One telltale aspect of Gizzi’s heart is his love of music. This shines, surely, in the content of the poems: “New Picnic Time” is named for a Pere Ubu album, and “Fear of Music” after one by Talking Heads; both poems “sample” the lyrics of these band’s songwriters in seamless and engaging ways, turning their punk postmodernism to his more archly crafted ends. But more importantly, Gizzi’s impeccable sense of line and of stanza create a fine and delicate music throughout.

Gizzi’s gorgeous musicality marries his abstractly conjured imagery in a wedding of non-linear bliss, once again demonstrating that the heart of poetry, artificial though it may be, veers away from sense and always toward beauty.

Marjorie Perloff’s review of Artificial Heart has her talking about “a tantalizing new lyric mode” in Gizzi’s post-Language poetics (is she really talking about the Third Way?!) and also has her invoking Hart Crane (who tends to critically “belong” to Harold Bloom) and saying:

…the notion throughout Artificial Heart that the lyric poet is once again writing trobar clus–the allusive, oblique, hermetic lyric of the troubadours–a poetry of secrecy.

Also: Perloff’s introduction to Young American Poets, also from 1998, has her talking about Gizzi and several other poets, including Cole Swensen, in the context of “an exciting moment for lyric poetry.”

Advertisements

David Shapiro

I brought a few poetry collections to work today. Three of them (Spicer, Stevens, Palmer) are omnibus volumes, “meta-collections” gathering collections that were previously published as separate books. The Lauterbach is a selection culled across several volumes, none of which are represented in its entirety, with a possible exception being the 1997-2000 poems in the section entitled The Call, which were gathered here in If In Time for the first time, as far as I know.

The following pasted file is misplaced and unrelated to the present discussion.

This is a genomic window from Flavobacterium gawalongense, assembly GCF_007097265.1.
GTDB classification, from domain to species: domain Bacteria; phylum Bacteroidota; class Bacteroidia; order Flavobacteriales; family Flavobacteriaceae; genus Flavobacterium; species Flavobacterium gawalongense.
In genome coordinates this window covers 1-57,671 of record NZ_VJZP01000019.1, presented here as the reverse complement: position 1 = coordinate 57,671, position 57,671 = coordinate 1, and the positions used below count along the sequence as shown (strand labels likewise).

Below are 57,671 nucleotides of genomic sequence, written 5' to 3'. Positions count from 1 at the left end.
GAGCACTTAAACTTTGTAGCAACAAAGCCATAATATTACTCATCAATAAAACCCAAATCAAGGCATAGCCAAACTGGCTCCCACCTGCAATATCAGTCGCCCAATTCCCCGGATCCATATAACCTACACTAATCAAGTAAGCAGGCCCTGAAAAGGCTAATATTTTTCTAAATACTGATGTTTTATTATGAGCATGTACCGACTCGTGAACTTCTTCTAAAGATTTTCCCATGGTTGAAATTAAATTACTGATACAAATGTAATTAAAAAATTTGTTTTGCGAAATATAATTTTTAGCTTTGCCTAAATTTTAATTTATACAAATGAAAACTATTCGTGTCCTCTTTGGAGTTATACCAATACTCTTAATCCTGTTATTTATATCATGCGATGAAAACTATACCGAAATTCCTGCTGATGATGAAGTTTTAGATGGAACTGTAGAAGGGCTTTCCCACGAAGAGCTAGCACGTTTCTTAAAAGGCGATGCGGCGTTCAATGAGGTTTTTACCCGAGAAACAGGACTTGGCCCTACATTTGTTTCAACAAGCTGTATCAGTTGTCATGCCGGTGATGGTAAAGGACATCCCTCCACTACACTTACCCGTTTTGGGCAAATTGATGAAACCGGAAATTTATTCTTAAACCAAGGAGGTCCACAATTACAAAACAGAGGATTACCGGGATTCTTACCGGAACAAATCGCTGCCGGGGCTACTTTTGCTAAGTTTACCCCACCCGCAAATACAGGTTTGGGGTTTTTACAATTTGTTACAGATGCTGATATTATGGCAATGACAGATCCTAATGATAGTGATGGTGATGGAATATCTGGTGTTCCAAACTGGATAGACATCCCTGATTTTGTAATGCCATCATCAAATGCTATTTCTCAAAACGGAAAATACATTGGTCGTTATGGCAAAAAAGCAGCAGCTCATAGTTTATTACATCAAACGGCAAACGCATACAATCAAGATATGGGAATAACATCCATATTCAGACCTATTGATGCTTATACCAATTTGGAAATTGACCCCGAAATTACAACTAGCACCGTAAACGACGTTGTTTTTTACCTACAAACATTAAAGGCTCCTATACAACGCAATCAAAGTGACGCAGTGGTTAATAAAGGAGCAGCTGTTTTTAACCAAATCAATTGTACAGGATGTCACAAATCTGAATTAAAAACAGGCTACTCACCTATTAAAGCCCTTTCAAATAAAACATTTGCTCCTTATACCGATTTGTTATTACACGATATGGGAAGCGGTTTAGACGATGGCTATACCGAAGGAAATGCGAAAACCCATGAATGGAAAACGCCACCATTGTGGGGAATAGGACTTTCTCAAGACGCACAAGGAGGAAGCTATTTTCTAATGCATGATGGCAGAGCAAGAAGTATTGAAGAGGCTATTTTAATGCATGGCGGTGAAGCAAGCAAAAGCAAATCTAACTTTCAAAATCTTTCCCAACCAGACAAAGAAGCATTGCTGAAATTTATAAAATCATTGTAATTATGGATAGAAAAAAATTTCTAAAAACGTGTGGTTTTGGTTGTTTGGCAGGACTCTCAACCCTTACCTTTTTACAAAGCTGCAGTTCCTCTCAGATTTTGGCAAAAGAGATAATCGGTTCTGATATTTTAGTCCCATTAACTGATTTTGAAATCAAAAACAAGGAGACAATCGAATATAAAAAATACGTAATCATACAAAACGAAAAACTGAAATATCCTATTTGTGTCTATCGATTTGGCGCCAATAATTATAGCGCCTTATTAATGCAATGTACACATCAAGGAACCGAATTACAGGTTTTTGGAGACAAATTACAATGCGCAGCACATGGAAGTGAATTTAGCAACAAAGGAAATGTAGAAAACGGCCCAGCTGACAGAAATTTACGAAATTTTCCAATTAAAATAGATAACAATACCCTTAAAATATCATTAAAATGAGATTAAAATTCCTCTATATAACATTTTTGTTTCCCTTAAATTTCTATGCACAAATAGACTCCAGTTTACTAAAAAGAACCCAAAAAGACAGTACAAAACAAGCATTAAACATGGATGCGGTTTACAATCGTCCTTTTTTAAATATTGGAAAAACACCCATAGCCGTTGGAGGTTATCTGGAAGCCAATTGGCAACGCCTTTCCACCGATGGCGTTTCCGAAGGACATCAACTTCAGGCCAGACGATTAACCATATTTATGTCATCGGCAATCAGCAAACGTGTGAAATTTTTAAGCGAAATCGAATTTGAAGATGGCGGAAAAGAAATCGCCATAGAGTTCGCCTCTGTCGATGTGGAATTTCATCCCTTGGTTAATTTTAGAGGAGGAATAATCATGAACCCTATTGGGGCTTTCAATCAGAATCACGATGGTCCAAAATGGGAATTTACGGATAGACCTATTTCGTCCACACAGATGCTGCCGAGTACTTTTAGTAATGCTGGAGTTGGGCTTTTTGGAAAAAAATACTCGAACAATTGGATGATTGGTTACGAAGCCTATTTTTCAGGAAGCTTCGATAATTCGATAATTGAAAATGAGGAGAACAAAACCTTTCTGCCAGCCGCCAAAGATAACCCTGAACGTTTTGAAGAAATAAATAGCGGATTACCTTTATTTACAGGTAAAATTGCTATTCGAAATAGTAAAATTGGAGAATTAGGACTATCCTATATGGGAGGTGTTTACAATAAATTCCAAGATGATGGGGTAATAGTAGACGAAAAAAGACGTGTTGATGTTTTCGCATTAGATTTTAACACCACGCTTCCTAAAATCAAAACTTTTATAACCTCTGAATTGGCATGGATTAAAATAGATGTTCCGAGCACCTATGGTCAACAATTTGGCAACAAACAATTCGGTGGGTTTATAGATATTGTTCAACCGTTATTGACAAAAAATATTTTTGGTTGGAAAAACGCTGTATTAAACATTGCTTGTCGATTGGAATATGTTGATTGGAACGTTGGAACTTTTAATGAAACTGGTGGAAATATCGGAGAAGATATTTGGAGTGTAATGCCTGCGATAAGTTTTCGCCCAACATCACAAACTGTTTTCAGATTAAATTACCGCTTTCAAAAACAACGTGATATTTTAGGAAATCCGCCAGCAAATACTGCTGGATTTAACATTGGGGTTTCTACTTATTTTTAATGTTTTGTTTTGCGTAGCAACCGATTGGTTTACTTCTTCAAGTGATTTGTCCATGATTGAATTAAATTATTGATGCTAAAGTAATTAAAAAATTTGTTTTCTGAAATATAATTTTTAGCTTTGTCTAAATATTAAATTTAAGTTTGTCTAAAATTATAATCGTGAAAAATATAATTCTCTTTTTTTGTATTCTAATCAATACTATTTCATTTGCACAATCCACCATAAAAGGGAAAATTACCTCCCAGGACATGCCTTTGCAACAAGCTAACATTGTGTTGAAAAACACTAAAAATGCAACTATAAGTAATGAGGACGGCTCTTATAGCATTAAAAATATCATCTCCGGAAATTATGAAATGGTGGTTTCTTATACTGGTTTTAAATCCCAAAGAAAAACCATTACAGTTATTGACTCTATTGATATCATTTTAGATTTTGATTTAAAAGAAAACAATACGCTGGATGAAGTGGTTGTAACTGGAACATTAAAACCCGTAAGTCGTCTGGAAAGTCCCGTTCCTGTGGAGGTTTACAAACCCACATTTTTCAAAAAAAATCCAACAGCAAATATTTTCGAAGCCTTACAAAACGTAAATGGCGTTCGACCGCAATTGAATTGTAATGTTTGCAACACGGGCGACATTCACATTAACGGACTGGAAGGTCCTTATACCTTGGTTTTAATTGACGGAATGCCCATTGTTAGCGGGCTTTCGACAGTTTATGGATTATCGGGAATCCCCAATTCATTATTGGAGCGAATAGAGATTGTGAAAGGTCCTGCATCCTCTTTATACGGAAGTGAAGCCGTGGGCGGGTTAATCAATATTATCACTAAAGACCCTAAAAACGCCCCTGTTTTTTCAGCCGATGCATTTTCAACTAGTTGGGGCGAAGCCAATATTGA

Foreground: four books from the personal canon. Background: lots of other significant stuff.

While I already have my hands/head/heart full with these writers (hands…literally!), there’s another book I meant to bring today but forgot to grab before I left. It’s a single collection, the only one I have by David Shapiro, and it’s ironic to think and write about this absent book when its title is After A Lost Original.

I first found out about Shapiro when a Google search for either “Ezra Pound” or “John Berryman” led me to this piece about difficult poetry collections, with The Sonnets of Ted Berrigan (onetwothreefour!) now joining The Cantos and The Dream Songs. The comments were even more helpful by pointing to poets I was already familiarizing myself with (Hart Crane, Louis Zukofsky, Basil Bunting) and Shapiro, who I only found out about through a comment that “nominated” A Burning Interior.  Another Google search, for Shapiro and his “difficult” collection this time, led me to a fantastic set of articles and interviews on Jacket.

I’m fond of quoting lines from After A Lost Original, such as the last two lines/sentences that end, um, “Sentences,” which I’ve always found heart-tugging in its evocation of a link between author and reader, one based on an experience not founded on understanding and knowledge: